Handling spatial uncertainty related to the ontological aspect demands an integrated method, which takes into account both the semantic and the geometrical imperfections. Exact, endorsement, rough, and fuzzy models are some examples in this regard [9,17,18]. Robinson [33], Burrough [34], and Usery [35] worked on handling the descriptive, while Altman [36] and Brown [37] dealt with geometrical aspect of uncertainty. Molenaar [38] integrated both descriptive and geometrical aspects within a formal syntax model for conventional crisp objects based on the fuzzy object model. This was a revolutionary approach through a concept, which inherently takes into account uncertainty. Many papers and research results demonstrate the flexibility of fuzzy set theory to treat the ontological spatial uncertainty [13,17,19,21,22,25,26,32,39,40,41,42,43,44,45,46]. In this regard, the following section describes how to use fuzzy set theory to model a spatial object.

3. Spatial Fuzzy Object

The concept of fuzzy set theory is originally proposed by Zadeh [47] to model ill-defined concepts such as the distinction between a “tall person” or a “short person”. A fuzzy set is a set of objects whose membership to the set takes a value between zero and one. Each fuzzy object can have partial or multiple memberships [33]. A fuzzy set A in X is mathematically characterized by a membership function µ A(x) which associates with each x in X a real number in the interval [0,1], with the membership value at x representing the “degree of membership” of x in A [47]:
A = {(xA(x)|xX ∧ µ A : X → [0,1])}
Cheng [41] distinguished four approaches to model fuzzy spatial objects. These include Fuzzy-Fuzzy (FF) objects, objects with α-cut boundaries (αF), Fuzzy-Crisp (FC) objects, and Crisp-Fuzzy (CF) objects. FF-object model or smooth fuzzy object results from fuzzy classification where the spatial extent of an object and its attributes are uncertain [19]. This uncertain part is then described by a membership function. α-cut boundaries is another way to represent a fuzzy object by assuming a threshold value α for each cell of each layer [48]. The main advantage of this method is that it can be applied to known geometric data structures such as a Triangular Irregular Network (TIN). FC objects are similar to the “Egg-Yolk” model upon conditional boundaries [24]. The inner region, the “yolk”, gives the certain part of the object. The outer region, the “white”, is the indeterminate boundary that delineates limits on the range of vagueness. The white and yolk together form the egg that is the full extent of the fuzzy object [49]. An object with fuzzy spatial extent (transition zones) and a certain core is called a CF-object [19]. The main advantage of this model lies in the implementation phase, since efficient representation algorithms from crisp models can be adopted and reused [18,22]. However, the insufficiency of knowledge to characterize the uncertain part of the object is the main drawback.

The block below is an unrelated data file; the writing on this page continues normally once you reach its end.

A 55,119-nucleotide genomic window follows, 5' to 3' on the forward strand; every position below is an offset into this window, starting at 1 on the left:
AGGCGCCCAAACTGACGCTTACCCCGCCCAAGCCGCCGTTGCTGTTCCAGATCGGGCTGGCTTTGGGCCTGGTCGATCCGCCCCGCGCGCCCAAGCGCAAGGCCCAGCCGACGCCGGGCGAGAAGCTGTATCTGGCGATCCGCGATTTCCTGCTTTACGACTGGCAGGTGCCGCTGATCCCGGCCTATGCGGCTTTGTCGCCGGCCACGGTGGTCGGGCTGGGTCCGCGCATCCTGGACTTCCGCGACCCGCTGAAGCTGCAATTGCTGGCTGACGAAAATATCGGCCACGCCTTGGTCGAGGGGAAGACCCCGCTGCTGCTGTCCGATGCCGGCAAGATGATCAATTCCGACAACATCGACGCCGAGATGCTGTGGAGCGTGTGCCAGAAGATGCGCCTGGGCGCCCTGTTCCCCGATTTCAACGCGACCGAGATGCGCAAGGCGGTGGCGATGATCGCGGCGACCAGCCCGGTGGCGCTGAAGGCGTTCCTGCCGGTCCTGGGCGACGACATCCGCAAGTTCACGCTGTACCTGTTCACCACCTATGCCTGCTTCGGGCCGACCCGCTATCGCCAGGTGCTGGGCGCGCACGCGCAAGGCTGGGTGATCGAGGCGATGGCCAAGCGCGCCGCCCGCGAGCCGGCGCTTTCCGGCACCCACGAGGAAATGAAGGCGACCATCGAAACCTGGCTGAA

All these methods suggest another type of data model that is often called the vague or fuzzy spatial data model. The difference between the terms vague and fuzzy refers to the approach used to define the data model as an exact model and approach based on mathematical theories (rough set theory and fuzzy set theory), as illustrated in Figure 2. The authors of [18,20,21,22,23,50] used exact and rough approaches to define the vague spatial data model. In contrast, [19,25,26,51,52] used fuzzy set theory to define the fuzzy spatial data model. Regardless the term vague or fuzzy, this type of spatial data model consists of vague or fuzzy points, vague or fuzzy lines, vague or fuzzy polygons, and vague or fuzzy partitions/grids [18,19,21,22,25,26,40,51,52]. Our focus in this study is fuzzy set theory due to its flexibility in modeling continuous and heterogeneous phenomena, such as coastal erosion risk. Hereafter, we will use the term fuzzy spatial data model. Extending the idea of [19,32], a fuzzy object is defined by its position, geometry, and attributes where each of these components can be uncertain and considered by a degree of membership with respect to their vulnerability index classification.